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LastPass now encrypts URLs in password vaults

LastPass has announced it will encrypt URLs stored in users’ vaults. In doing so the company will improve the privacy of users and enhance the protection against data breaches and unauthorized access.

LastPass is a popular password manager used by millions around the world. Everytime a user visits a website, LastPass checks if it matches against entries he saved in his password vault. If a match is made, LastPass automatically logs in, using the saved username and password for that site. URLs have always been saved unencrypted in a user’s vault. That’s simply because decryption was a computationally and memory intensive action back in 2008, when LastPass first introduced this technology. That resulted in a slow and sluggish user experience. To maximize performance, LastPass decided not to encrypt URLs in vaults. Nowadays PCs, smartphones and other mobile devices are more powerful. The limitations and constraints that existed back then are a thing of the past. That is why LastPass has decided to encrypt all URL-related fields in users’ password vaults.

URL encryption on the way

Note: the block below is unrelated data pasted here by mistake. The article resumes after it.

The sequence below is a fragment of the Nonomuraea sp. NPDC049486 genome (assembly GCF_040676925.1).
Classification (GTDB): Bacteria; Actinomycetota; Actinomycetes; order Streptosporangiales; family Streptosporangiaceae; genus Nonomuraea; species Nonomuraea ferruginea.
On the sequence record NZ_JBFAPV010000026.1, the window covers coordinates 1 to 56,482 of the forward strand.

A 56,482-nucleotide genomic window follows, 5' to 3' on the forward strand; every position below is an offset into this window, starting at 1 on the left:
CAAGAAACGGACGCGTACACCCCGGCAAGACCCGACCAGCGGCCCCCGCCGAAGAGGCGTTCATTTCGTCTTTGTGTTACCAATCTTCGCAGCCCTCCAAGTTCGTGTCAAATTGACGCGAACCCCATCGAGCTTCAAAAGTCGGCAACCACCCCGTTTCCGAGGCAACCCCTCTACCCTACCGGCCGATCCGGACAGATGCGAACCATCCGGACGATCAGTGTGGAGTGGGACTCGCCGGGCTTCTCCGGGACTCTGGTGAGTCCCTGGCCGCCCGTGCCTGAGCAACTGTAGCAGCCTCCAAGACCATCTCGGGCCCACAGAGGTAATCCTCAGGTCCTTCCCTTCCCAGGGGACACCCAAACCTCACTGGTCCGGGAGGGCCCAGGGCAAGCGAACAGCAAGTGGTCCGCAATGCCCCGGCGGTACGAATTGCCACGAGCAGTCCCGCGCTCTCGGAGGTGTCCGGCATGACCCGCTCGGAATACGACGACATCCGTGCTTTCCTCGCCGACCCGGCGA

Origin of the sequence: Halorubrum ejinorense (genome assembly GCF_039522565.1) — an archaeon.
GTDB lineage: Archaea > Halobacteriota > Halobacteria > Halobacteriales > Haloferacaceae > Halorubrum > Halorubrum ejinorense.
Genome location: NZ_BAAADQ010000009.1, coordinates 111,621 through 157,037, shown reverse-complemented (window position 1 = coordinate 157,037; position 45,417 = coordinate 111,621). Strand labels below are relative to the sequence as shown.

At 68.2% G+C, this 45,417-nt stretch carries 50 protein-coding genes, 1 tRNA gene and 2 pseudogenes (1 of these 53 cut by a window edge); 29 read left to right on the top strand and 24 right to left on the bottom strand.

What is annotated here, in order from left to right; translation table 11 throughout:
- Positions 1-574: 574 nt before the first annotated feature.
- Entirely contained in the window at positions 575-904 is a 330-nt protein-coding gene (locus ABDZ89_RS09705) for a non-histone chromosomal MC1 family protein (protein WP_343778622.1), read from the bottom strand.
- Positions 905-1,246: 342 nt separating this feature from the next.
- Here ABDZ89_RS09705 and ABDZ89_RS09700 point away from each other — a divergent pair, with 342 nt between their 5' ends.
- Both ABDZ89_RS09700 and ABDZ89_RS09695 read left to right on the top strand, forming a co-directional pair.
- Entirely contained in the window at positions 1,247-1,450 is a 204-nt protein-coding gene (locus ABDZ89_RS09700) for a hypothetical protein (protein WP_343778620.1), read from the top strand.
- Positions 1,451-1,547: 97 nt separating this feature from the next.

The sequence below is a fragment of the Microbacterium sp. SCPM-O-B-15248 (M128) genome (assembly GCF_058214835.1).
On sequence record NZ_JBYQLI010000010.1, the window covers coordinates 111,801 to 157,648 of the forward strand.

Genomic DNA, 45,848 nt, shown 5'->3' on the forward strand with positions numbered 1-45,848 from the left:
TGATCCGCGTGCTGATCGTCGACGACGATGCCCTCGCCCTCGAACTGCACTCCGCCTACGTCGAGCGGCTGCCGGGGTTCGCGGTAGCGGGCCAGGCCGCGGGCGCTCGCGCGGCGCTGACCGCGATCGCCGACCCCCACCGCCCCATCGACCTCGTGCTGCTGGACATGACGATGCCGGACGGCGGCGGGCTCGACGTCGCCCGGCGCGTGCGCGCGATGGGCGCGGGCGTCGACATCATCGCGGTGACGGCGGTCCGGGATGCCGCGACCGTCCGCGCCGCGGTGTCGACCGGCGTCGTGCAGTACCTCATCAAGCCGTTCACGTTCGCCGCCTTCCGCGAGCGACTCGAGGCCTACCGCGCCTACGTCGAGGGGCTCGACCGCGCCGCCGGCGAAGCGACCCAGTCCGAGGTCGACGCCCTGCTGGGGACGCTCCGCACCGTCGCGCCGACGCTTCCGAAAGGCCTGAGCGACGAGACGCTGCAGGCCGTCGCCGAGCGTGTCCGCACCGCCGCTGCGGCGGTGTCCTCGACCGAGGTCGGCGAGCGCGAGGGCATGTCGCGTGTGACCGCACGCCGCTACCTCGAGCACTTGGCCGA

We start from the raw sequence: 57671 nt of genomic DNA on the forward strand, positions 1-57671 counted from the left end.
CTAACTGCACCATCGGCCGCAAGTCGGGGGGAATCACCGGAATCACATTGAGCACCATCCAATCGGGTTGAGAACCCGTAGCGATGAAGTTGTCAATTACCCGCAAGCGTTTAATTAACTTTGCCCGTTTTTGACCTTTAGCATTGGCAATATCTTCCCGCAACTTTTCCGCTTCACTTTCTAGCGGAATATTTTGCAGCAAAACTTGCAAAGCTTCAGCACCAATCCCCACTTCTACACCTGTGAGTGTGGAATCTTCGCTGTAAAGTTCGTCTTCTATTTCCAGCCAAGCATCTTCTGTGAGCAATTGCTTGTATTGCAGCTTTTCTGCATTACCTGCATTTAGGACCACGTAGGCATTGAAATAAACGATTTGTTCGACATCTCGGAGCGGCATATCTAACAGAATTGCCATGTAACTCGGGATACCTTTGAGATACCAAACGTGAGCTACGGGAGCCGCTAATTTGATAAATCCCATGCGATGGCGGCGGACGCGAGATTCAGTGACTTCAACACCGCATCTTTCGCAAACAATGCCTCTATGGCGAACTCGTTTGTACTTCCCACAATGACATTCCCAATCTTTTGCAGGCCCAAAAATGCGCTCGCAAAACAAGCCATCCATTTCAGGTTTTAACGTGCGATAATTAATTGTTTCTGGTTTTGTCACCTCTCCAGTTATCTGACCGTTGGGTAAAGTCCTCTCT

LastPass says this is done to boost user security and privacy, and to comply with the company’s zero-knowledge architecture. “Adding URL encryption required us to re-engineer LastPass to refactor the way nearly every client and back-end component works. That kind of change does not happen overnight, but we have made significant progress, and we are excited to begin delivering URL encryption, which will require some action on the part of our customers in order to take effect”, LastPass says. URL encryption will be implemented in two phases. During the first phase, which is expected to rollout in July, LastPass will begin automatically encrypting the primary URL-fields stored in the vaults. The follow-up phase focuses on automatically encrypting the remaining six URL-related fields stored in LastPass vaults. The password manager expects to complete this phase sometime during the second half of 2024. Both personal users and business administrators will receive step-by-step instructions how to complete the initial URL encryption upgrade in the coming months. LastPass will also inform them how to prepare for encryption of the remaining URL fields.

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